They dab, dance, and toss their hair on the videos they make with a lip-syncing app.

It's a quiet ward, which is surprising. The hospital room has a dim evening glow. For the moment, the baby is being weighed and measured in the nursery. A nurse, who strikes me as sincerely caring, quietly speaks to the mother, both about what to expect in the coming hours and about a maternal health issue that needs to be monitored.

Friday, September 29, 2017

Week in Seven Words #363

As evening closes in, the tower of the High Bridge looks like the home of a mage. A light gleams inside it, eerie and suggestive.

Over sweetened almonds, we talk about embittering life events.

A blank, bright field, and at the far end, two kids throwing a frisbee that they never catch.

Long walks through the city are full of interesting shapes. Some buildings look like a wedge of pie, narrowing where two streets split in an acute angle. Metallic semicircles shine from the side of a substation. Buildings march along the river in cubes and rectangular prisms.

There's a free class on Photoshop, which I'm not familiar with, though I figure it may prove useful at some point. I'm the only one who shows up. The instructor looks as awkward as I feel, but we get past that quickly enough, and twenty minutes later I'm pasting a giant baby onto the surface of the moon.

He crouches by the side of a tennis court and buries his face in the dog's neck. It's the happiest moment of his day so far.

The evergreen sapling looks like a glowing gold feather duster in the forest.

Tuesday, September 26, 2017

Lucy Snowe from Charlotte Bronte's Villette is a fascinating narrator

Lucy Snowe, the narrator for Charlotte Bronte's Villette, starts her story in her godmother's house, where she's visiting. She's a teenager at the time and inhabits the house like a shadow. She says next to nothing about her birth family, which is unusual; all we know is that she's English. She observes other people closely, and she enjoys some quiet pleasures, unnoticed. Soon after this visit, she makes vague reference to events that lead her to fall out of touch with her godmother, and the tragedies and hardships that leave her alone in the world as a young woman. (No details on what exactly happens.) She winds up working in a French school, and her thoughts about her circumstances are realistic and complex.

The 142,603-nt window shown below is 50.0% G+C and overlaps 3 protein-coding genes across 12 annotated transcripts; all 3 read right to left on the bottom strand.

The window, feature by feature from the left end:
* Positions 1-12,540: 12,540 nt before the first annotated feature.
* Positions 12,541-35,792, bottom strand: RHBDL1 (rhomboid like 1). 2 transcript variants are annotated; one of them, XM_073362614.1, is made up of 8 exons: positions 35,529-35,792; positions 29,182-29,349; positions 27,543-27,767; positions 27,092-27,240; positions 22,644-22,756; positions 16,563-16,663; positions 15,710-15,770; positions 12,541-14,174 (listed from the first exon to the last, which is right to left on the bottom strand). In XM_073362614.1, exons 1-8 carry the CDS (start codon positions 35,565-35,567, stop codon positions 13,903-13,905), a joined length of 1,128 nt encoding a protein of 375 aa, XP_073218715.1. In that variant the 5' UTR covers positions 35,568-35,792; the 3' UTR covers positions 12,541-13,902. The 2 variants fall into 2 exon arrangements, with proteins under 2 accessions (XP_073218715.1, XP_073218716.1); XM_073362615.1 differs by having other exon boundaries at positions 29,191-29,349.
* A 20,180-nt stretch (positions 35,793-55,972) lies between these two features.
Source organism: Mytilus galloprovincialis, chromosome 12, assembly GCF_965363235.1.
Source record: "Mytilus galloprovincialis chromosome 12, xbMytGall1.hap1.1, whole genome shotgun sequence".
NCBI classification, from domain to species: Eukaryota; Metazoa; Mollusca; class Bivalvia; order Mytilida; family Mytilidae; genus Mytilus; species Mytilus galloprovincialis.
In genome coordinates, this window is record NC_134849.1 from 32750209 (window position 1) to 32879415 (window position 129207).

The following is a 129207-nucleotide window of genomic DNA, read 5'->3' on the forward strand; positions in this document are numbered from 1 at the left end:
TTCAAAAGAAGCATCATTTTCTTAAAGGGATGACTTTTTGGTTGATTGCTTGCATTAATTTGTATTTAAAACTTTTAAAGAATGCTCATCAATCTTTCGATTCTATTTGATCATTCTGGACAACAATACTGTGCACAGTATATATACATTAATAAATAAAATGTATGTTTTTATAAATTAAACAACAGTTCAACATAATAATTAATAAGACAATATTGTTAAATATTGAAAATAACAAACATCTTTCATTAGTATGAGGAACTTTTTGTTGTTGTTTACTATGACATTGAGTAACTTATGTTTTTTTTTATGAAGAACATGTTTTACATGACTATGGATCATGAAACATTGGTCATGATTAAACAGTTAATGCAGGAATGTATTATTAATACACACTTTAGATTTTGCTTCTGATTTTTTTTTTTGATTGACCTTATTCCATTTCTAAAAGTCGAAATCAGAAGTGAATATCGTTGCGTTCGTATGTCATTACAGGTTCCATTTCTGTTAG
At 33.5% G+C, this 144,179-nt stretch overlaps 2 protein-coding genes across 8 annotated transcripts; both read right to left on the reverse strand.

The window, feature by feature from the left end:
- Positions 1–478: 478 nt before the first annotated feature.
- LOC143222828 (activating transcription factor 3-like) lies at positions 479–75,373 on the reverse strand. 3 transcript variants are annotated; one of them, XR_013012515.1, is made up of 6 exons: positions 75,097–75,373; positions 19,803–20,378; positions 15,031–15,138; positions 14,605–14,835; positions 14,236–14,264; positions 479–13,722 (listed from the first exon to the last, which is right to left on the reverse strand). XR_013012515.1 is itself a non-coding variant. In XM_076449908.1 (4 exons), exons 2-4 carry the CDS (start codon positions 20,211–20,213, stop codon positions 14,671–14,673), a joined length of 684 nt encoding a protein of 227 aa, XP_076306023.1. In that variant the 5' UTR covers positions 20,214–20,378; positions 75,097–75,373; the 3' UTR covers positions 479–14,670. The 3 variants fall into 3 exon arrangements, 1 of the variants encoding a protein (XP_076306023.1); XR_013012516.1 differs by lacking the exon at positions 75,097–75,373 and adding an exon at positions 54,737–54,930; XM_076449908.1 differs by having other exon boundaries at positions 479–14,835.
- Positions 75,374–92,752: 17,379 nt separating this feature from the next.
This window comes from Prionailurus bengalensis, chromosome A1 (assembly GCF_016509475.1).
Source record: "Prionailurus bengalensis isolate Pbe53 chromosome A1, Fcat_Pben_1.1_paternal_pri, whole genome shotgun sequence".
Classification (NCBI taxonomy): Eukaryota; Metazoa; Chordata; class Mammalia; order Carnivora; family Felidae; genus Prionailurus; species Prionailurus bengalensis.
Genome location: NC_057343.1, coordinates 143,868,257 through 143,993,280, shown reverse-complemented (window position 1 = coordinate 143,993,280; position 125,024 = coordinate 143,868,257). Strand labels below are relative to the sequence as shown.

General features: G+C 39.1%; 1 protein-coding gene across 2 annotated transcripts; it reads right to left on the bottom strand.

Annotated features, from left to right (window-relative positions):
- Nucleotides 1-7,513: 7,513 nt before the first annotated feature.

Part of why I find this narrator fascinating is that she can be frank and blunt. But then she'll turn away suddenly, holding back information and withdrawing from the reader's sight. She is outwardly reserved - many people think her so - while emotions can run rampant in her. She isn't an unreliable narrator in the sense that she has sinister motives or strong delusions, but she's disconcerting. She understands how much she's confessing, and wants to keep some things to herself. Sometimes, she'll introduce a detail or observation that jars the reader out of the complacent belief that they've got the characters fixed in their mind. The reader is kept at an uneasy distance while still being absorbed in the narrative.

Monday, September 25, 2017

Week in Seven Words #362

The clock, striking a late hour, gets shouted down by police sirens.

They bring her out on a blue leash. Immediately, she's on my lap, squirming, sniffing, and sticking her head in my tote bag, where I've tucked away some treats for her.

A toddler stands before a taller doll and interrogates it. The doll, unresponsive, receives a finger to the eye for remaining aloof.

The church has strung together signs on its lawn with slogans that try to demonstrate that it's welcoming (or the preferred word, "inclusive") to anyone who wants to attend. The slogans ring empty, a cut-and-paste job.

Candle wax in multiple colors melts in psychedelic streams and puddles.

The man on the sofa dozes beneath a portrait of an alert military leader.

In the glow of the lamp, a pink bedspread scented with lavender and mint.